Fields, Christopher J | 31 Jan 00:13 2013

Re: Bioperl-l Digest, Vol 117, Issue 13

We certainly accept support for updates to the code.  In fact, if you are familiar with git/github the
process is fairly straightforward:

1) Fork the code to your github account
2) Make and commit changes
3) Submit a pull request
4) Post something to the list just in case.

We also accept code patches; the best way to submit these is as a bug report to the redmine repository
(doesn't hurt to post here as well):

https://redmine.open-bio.org/

chris

On Jan 30, 2013, at 3:40 PM, Dan kilburn <dr_kilburn59 <at> yahoo.com> wrote:

> Hi Jason,
> 
> Are there any plans to keep SearchIO up to date with ncbi blast? I know they change formats ridiculously
often, but I had to write my own parser to get sequence identity, which I would rather not have done. I
realize that this job would be a big load on anyone who takes it, but it's so fundamental. Maybe I can help.
> 
> --Dan
> Sent from my iPhone
> 
> On Jan 30, 2013, at 12:00 PM, bioperl-l-request <at> lists.open-bio.org wrote:
> 
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>> Today's Topics:
>> 
>>  1. Re:  Parsing Blast-Report extracting "Features flanking    .."
>>     (Jason Stajich)
>> 
>> 
>> ----------------------------------------------------------------------
>> 
>> Message: 1
>> Date: Tue, 29 Jan 2013 11:00:16 -0800
>> From: Jason Stajich <jason.stajich <at> gmail.com>
>> Subject: Re: [Bioperl-l] Parsing Blast-Report extracting "Features
>>   flanking    .."
>> To: buschj <at> hhu.de
>> Cc: bioperl-l <at> lists.open-bio.org
>> Message-ID: <6E83E3F3-C304-4DC4-9A11-FE1CA90F207D <at> gmail.com>
>> Content-Type: text/plain;    charset=us-ascii
>> 
>> We don't parse the NCBI feature info from the BLAST reports per your query. To look up a specific feature
you can use Bio::DB::GenBank to query for sequence from a specific feature by accession number - see the
HOWTOs for that.
>> 
>> However, most people use tools that generate SAM/BAM files with short reads - then you can use a tool like
bedtools to find overlaps of reads with the locations of features.
>> 
>> basically:
>> - download the genome and GFF for arabidopsis
>> - align your sRNA to the genome with a short read aligner - bowtie, bwa, others
>> - convert your sam to bam file with SAMtools or picard
>> - compare the location of features with the reads to get expression summaries or individuals reads with BEDTools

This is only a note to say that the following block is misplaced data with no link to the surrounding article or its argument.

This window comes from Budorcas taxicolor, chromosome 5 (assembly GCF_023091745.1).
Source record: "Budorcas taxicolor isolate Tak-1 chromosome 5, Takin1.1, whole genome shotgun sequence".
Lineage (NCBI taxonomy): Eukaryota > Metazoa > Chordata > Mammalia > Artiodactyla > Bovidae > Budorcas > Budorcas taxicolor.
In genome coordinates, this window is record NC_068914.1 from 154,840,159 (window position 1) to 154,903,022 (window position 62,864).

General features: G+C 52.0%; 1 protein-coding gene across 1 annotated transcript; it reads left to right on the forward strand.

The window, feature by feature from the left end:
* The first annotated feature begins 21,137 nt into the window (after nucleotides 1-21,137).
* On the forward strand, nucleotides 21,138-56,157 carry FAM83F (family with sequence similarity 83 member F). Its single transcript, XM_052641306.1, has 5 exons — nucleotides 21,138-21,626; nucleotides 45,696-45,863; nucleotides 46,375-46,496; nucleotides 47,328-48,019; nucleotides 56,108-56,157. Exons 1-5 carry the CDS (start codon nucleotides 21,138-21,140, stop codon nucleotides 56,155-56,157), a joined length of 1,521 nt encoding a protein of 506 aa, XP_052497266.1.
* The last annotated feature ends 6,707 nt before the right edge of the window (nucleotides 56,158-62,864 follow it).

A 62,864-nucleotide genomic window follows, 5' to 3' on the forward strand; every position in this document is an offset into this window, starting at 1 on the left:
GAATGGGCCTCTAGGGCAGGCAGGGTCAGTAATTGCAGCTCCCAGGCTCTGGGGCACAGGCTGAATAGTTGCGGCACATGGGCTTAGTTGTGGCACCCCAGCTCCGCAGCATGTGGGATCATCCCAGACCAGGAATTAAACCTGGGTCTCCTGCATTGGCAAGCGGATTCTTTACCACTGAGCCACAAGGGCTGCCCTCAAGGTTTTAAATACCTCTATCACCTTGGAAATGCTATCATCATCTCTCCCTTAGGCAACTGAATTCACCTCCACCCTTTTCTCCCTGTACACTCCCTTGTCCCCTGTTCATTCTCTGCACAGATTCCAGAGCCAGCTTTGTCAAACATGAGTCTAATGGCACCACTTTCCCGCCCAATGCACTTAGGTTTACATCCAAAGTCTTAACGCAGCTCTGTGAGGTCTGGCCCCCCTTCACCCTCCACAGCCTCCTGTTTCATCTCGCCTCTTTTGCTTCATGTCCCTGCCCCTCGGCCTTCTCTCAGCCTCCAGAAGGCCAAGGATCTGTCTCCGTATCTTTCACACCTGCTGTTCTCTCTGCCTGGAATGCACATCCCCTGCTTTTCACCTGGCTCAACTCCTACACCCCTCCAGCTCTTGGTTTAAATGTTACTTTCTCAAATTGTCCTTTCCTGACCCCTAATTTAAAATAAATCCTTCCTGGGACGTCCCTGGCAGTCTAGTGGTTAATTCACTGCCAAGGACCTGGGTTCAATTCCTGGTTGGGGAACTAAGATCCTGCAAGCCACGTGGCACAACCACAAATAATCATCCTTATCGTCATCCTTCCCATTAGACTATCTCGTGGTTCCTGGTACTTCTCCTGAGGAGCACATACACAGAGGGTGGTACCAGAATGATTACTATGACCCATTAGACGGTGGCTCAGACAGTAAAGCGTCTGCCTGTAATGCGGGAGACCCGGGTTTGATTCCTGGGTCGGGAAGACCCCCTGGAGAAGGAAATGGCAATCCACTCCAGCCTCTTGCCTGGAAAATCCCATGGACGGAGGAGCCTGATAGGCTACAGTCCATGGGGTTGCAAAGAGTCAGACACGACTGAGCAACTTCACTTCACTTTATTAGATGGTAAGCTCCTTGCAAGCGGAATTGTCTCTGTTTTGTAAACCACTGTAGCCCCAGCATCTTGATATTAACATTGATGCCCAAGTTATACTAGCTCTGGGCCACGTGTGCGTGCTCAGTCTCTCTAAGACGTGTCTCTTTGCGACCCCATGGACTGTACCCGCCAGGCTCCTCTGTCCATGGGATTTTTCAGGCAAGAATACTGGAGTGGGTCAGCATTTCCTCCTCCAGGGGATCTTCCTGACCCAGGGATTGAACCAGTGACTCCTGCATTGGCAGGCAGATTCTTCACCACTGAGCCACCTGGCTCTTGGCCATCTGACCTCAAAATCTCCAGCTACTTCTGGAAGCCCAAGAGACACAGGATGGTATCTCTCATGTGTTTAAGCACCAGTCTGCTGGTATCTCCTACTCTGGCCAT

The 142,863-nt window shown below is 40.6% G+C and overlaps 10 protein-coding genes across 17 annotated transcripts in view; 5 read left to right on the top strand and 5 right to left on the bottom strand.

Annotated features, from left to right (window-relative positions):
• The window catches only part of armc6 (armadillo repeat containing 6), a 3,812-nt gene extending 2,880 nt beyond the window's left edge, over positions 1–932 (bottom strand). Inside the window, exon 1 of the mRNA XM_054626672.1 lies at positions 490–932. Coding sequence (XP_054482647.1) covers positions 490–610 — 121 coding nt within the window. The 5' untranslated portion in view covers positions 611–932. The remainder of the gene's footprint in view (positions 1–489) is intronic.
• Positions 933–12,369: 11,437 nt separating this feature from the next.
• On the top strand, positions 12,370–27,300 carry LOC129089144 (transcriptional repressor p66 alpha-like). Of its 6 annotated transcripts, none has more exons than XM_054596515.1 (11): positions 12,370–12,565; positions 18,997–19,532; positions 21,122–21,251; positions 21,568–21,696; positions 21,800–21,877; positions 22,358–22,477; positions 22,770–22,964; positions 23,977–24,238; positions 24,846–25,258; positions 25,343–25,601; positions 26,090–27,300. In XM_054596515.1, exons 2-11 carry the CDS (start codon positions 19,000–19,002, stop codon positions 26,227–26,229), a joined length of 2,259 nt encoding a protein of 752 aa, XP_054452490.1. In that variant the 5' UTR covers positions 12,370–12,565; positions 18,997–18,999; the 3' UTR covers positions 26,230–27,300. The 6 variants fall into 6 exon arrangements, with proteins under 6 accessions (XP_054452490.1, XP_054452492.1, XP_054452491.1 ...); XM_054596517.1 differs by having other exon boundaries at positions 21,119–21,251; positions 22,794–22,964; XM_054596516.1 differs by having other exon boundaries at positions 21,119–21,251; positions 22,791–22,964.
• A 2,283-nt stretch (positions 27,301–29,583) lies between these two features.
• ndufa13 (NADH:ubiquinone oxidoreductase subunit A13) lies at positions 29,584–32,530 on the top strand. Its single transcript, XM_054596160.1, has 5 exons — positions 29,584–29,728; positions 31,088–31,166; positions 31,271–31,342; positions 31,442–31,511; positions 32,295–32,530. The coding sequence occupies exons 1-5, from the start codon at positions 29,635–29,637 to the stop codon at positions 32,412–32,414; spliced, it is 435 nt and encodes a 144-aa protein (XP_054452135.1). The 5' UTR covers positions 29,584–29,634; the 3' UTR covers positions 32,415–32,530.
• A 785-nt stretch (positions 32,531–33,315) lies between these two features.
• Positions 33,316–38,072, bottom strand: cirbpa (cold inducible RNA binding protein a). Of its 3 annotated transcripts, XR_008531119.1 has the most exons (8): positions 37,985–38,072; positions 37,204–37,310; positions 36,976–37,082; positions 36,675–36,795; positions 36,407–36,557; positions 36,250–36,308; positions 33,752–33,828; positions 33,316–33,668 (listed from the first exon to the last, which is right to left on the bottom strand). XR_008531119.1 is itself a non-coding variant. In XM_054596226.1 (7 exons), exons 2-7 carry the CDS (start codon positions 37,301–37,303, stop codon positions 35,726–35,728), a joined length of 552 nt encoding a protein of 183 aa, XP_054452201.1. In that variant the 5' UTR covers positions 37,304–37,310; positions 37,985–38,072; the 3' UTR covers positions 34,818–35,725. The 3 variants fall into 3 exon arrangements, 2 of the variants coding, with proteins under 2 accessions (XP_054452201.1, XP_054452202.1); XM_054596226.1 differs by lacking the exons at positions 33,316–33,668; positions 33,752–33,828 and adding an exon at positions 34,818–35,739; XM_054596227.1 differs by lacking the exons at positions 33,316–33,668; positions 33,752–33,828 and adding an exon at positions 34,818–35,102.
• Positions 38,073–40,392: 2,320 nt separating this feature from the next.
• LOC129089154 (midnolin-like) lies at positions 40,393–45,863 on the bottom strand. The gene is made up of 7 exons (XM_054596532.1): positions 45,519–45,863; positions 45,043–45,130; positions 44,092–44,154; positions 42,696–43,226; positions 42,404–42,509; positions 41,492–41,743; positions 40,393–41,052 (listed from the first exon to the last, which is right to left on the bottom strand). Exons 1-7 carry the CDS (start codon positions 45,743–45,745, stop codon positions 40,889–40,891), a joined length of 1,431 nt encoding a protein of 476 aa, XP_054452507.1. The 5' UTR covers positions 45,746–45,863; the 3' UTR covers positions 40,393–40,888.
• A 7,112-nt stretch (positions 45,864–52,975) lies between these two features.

>> 
>> 
>> On Jan 25, 2013, at 2:20 AM, jobu <buschj <at> hhu.de> wrote:
>> 
>>> Am 22.01.2013 19:03, schrieb Mgavi Brathwaite:
>>>> What upstream and downstream elements are you interested in?
>>> 
>>> 
>>> I've got a huge pile of short RNA reads.
>>> Part of the question now is whether those RNA fragments originate from
>>> siRNA events,
>>> or may represent miRNAs / parts of pre-miRNAs.
>>> 
>>> So I did an online  blast search against database nt.
>>> The resulting report quite often just gives subject information like this:
>>> 
>>> -----
>>>> gb|CP002686.1| Arabidopsis thaliana chromosome 3, complete sequence
>>> Length=23459830
>>> -----
>>> 
>>> Now I would like to get the hit's neighbouring regions  for further
>>> analysis.
>>> Preferably I would like to do that  in an automized way, but the only
>>> possible action with this kind of subject gi | description would be to
>>> fetch the entire chromosomal  sequence I guess ?
>>> 
>>> However,
>>> right below the line above, the report states more precisely:
>>> 
>>> ------
>>> Features flanking this part of subject sequence:
>>> 8872 bp at 5' side: cytochrome P450 90B1
>>> 402 bp at 3' side: U1 small nuclear ribonucleoprotein-70K
>>> ------
>>> 
>>> Still I would like to have the possibility to automatically fetch the
>>> subject's sequence(s),
>>> as of now I think  parsing the report with SearchIO won't let me aquire
>>> that information, because SearchIO does not recognize report sections
>>> like those.
>>> 
>>> I hope I did not miss any of SearchIOs capabilities, but I could not
>>> find any method covering my wish?!
>>> 
>>> Right now maybe the only way to get the information I want is to
>>> construct my own parser and write it out into a separate file, which in
>>> turn again  I could read into a hash before processing the Blast-Report
>>> with SearchIO to combine both data for further automized work.
>>> 
>>> I am aware though that even successfully getting the flanking features
>>> would leave me with the more or less wide  intergenic gap my hsp is
>>> located in.
>>> 
>>> However I'm in need of a way to get the flanking features including
>>> their annotation and the region spanning between them.
>>> But I hope I do not have to get complete sequences to accomplish that,
>>> as this would be kind of an overkill.
>>> 
>>> with kind regards
>>> Jochen
>>> 
>>> 
>>> 
>>> _______________________________________________
>>> Bioperl-l mailing list
>>> Bioperl-l <at> lists.open-bio.org
>>> http://lists.open-bio.org/mailman/listinfo/bioperl-l
>> 
>> Jason Stajich
>> jason.stajich <at> gmail.com
>> jason <at> bioperl.org
>> 
>> 
>> 
>> 
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>> End of Bioperl-l Digest, Vol 117, Issue 13
>> ******************************************
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Gmane